Wine: the final frontier. These are the voyages of a group of Millenials. Our continuing mission: to explore, seek out and declare our tastes in wine. To go boldly where no one has gone before. Ok, well maybe it's not totally unexplored territory. Last week, I judged in the NextGeneration Wine Competition at the beautiful Santa Rosa Junior College's Shone Farm in Santa Rosa. The competition was marketed as a way for wineries to gain exposure through the various social channels that we younguns use. And guess what, it is working. Somewhat. I'll mention the few wines that impressed me from the sweepstakes tasting.
While I (and the judges as a group) found some wines that impressed us, overall I thought the competition showed mediocrity. Just as Joe Roberts found out at the Lake County Wine Awards, most of the wines submitted were just ok. However, most of the judging was also just ok. Don't get me wrong, I'm not trying to throw anyone under the bus, and the event was setup beautifully. I greatly appreciated having one organizer lead each of the five three or four person panels. Everything behind the curtain seemed to go off without a hitch (except for the occasional sound of glass shattering). The organization was top-notch. However, I would be willing to bet that less that half of the Millenial judges had ever been involved with a wine competition before. This might also be seen as an advantageous trait. While I have been a part of the Colorado State Winemaking Competition the past two years, I was not an official judge (although I did fill in a few empty spots from time to time). Due to this inexperience and maybe prejudiced palates (see Matt Kramer's recent piece in the Wine Spectator), I think the medal results should be taken with a grain of salt. Actually, I think all wine competition medal results should be taken with a whole salt shaker.
Some judges decided that wines did not deserve any medal because they didn't like them. There was nothing wrong with the wine other than not suiting personal preferences. All of the judges were in the wine industry and have been drinking (quality) wine perhaps daily for the past few years. This industry experience perhaps skewed our perception of what "decent" wine is. As one judge said, "we know what excellent wine tastes like and many of these wines were not there." Perhaps, but does the general wine consumer know what a 15-yr old Oakville Cabernet Sauvignon tastes like? Also, all but two judges were from California, yet there was a disclaimer at the morning meeting that many of the wines were from the East Coast and we were not to bring a California palate to the tables. I don't know how much this was an issue as two of the final five were from New York, but I'd be willing to bet few of the judges had ever tasted concord, muscadine or vignoles wines before.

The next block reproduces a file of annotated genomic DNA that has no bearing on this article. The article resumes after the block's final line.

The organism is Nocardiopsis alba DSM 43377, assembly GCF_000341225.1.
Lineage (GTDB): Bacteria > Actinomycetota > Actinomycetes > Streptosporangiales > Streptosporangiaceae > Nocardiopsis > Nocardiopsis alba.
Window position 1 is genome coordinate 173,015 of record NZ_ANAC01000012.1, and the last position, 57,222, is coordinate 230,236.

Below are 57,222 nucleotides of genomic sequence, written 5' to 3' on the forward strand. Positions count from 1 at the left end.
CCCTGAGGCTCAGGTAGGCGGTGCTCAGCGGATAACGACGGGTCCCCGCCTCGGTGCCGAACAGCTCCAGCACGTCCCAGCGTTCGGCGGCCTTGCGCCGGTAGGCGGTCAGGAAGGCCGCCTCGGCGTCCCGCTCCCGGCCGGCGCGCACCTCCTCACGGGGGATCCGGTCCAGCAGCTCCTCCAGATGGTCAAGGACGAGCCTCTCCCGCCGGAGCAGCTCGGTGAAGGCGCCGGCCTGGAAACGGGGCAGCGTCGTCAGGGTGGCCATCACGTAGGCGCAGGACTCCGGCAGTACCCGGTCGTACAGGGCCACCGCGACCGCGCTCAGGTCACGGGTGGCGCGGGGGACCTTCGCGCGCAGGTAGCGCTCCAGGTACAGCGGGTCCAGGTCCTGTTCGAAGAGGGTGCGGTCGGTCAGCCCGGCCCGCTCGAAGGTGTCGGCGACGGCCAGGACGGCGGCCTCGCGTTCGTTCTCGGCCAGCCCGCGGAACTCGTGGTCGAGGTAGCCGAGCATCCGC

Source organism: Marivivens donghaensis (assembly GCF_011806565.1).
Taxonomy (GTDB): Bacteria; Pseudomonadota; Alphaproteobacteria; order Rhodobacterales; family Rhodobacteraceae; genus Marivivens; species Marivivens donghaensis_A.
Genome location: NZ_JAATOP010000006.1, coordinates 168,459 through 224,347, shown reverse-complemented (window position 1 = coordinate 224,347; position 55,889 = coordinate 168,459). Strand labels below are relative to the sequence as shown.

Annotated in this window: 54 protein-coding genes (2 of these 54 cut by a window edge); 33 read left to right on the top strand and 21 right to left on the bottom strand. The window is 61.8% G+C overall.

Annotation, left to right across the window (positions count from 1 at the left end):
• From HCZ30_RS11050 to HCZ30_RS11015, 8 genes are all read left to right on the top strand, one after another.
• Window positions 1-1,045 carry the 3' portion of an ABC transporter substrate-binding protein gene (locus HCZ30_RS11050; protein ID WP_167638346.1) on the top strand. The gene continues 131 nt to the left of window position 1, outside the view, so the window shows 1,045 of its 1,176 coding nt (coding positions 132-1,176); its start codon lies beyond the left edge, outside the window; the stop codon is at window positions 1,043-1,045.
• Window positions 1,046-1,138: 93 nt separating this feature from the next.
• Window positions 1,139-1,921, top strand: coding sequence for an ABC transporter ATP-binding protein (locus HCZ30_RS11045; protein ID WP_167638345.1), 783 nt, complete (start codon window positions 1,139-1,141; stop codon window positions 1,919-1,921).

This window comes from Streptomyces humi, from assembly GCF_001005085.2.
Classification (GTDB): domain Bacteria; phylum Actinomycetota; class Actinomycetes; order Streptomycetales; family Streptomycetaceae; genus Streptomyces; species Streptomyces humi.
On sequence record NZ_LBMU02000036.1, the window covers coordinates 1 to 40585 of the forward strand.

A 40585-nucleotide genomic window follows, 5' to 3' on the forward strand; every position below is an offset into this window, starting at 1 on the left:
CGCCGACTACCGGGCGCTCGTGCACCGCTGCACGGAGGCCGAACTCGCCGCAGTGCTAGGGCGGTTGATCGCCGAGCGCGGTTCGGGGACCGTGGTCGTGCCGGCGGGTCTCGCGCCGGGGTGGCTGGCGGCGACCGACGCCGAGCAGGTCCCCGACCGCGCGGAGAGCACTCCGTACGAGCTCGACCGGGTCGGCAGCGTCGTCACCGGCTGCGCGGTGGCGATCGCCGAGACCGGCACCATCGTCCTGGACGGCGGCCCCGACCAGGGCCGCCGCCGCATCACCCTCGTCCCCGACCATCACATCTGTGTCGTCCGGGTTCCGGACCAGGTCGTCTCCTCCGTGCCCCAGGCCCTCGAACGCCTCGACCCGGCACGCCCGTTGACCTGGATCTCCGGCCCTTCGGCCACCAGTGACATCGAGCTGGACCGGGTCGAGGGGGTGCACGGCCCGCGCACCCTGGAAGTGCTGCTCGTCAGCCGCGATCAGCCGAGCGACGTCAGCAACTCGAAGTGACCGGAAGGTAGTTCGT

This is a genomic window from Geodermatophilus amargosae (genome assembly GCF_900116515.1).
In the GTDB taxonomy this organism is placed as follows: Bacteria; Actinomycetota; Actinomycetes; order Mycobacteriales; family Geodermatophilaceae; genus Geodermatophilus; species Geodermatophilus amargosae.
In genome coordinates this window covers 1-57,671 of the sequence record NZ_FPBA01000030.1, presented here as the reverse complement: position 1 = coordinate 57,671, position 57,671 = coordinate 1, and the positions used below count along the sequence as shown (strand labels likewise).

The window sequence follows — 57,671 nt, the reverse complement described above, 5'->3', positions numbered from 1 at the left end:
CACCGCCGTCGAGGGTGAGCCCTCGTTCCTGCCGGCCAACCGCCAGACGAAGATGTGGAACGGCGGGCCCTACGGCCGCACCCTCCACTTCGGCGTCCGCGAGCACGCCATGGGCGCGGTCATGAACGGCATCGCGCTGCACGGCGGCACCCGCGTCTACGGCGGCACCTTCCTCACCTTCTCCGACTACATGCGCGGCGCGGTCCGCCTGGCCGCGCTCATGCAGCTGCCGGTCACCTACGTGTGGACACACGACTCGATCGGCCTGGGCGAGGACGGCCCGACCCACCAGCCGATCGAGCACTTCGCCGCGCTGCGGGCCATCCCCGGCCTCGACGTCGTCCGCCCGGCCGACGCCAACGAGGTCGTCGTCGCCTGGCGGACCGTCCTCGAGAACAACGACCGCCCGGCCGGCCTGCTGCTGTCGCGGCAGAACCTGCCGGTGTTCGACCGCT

Both organizers, judges and consumers need to be aware of what competition medals actually mean. When I think of medals I think that bronze medal-winning wines are commercially viable wines that I would likely drink if given a glass at a party. I would actually by a bottle of silver medal-winning wines, and I would buy multiple bottles of gold-medal winning wines and recommend them to my friends. Awarding these medals can be difficult. Take for example the sweet red wine that was in my red blend (mostly meritage blends). While it was a good sweet red, my panel had a difficult time judging it on its merits when it might be a poorly made meritage or a misclassified entry. In a flight of like wines, it might have received a gold, but in the flight of 11 other big reds all we could muster was a bronze.
With this being only the second year of the competition (and the first managed by Vineyard and Winery Management Magazine), I am confident that the competition will only improve. Judges will get more experience and (hopefully) come from more diverse wine regions. As wineries realize that younger consumers will comprise more of their customer base, more wineries will send their wines to be evaluated by Millenials. I think that this competition has the potential to yield greater publicity for the top wines because of my cohort's propensity to use social networks to share wine recommendations. I know that I found a few wines that I will definitely seek out and share here.
At the top of my list from the competition was the 2008 Bokisch Lodi Tempranillo. This blend of tempranillo and graciano could easily be confused for a Reserva Rioja. This wine stood out on the nose and palate for me as the best of the competition. The eventual Best of Show wine was no slouch either. The 2007 Cougar Crest Anniversary Cuvée Red Wine tasted like third or fourth growth Bordeaux from a good but unheralded vintage and was the near unanimous winner. Smooth, supple and complex, this wine will please those that are turning away from the Bordelais producers and do not want the big, bold cabernets from Napa. My third favorite red was the 2008 Pietra Santa Sassolino, a blend of Sangiovese and Merlot from Cienega Valley. If you're looking for a cheaper version of a Super Tuscan, this is it. Finally, I think that some of the judges were put off by my favorite white being a Chardonnay, but the 2010 Windsor Vineyards Sonoma County Chardonnay was one of the most balanced California chardonnays I've tasted. Fruit and acidity dominate this wine instead of oak and butter. If I can find these in Colorado, I'm buying. If not, I'm going to the wineries' websites to figure out how to get some!
Full disclosure: The competition paid my expenses for the event, including air fare, car rental, some meals and lodging.